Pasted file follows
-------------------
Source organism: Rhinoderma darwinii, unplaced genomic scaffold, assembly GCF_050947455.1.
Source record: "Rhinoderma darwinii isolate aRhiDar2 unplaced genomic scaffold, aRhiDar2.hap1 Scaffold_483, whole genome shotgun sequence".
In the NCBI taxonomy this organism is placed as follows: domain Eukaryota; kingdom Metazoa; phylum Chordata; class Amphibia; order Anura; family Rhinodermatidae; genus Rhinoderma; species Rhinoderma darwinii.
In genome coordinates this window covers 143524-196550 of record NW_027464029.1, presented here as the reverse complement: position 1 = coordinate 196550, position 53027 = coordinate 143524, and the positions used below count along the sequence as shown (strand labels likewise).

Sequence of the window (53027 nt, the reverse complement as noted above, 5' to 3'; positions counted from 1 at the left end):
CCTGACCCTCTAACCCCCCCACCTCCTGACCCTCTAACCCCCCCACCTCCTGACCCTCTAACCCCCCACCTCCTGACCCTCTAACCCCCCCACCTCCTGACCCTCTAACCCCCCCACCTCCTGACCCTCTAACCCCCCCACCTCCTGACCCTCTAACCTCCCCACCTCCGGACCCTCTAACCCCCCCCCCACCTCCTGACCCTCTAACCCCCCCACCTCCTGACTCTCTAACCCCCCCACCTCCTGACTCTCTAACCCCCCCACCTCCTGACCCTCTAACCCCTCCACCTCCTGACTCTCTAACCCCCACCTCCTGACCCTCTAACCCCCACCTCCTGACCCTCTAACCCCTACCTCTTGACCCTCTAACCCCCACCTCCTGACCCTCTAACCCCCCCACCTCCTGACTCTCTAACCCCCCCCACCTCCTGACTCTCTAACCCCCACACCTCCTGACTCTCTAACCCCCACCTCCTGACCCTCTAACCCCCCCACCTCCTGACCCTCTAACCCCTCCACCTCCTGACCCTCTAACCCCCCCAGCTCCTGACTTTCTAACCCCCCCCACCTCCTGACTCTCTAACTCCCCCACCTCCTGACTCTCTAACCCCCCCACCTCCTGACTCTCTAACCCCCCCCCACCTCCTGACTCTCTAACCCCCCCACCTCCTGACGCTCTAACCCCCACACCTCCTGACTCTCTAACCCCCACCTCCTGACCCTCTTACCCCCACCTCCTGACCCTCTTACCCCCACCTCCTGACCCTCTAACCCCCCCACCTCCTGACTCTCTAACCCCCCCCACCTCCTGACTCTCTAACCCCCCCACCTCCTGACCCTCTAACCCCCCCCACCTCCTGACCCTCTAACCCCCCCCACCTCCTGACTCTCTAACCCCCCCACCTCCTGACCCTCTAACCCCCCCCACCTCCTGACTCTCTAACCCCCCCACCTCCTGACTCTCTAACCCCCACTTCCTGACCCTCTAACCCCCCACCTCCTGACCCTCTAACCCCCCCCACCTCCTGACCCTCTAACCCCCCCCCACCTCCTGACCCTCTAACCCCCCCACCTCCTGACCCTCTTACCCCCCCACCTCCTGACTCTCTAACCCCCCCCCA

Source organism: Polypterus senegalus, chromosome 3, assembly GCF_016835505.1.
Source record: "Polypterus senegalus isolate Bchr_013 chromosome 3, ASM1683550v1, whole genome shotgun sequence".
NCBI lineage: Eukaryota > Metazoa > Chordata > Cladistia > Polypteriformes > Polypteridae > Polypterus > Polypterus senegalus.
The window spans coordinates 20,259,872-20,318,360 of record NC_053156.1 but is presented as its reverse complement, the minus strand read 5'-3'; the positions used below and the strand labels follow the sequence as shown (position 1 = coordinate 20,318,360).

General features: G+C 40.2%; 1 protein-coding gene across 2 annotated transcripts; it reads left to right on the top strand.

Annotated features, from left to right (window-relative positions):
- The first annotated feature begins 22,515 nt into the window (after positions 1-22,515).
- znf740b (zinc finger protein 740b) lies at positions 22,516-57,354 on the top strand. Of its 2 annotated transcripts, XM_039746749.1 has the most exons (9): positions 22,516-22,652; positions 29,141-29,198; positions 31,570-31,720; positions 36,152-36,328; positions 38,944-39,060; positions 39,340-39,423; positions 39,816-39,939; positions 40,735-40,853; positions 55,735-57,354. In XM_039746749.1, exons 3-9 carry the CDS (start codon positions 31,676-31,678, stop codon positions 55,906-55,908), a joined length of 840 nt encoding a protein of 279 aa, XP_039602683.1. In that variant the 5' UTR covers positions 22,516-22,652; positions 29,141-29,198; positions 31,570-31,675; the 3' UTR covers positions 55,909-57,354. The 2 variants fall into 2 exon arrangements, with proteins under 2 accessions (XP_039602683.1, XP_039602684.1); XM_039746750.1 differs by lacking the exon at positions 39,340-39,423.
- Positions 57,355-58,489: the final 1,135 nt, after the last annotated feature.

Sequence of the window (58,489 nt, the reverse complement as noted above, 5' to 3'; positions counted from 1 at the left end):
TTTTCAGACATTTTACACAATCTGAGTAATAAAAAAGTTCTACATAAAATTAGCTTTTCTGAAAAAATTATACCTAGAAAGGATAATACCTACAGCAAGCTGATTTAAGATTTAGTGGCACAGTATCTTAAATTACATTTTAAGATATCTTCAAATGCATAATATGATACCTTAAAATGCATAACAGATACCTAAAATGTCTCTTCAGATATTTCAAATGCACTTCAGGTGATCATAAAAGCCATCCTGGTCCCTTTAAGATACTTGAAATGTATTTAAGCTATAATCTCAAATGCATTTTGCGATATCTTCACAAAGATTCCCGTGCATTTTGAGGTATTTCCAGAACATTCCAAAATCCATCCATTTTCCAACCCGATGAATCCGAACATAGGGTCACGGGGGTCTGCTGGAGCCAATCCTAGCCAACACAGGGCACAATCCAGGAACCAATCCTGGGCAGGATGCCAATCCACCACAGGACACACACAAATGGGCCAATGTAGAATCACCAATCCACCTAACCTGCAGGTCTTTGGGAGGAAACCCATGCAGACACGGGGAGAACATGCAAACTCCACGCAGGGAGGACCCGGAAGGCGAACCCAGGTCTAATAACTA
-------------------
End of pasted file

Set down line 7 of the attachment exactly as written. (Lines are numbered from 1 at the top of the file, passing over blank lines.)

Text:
Source organism: Polypterus senegalus, chromosome 3, assembly GCF_016835505.1.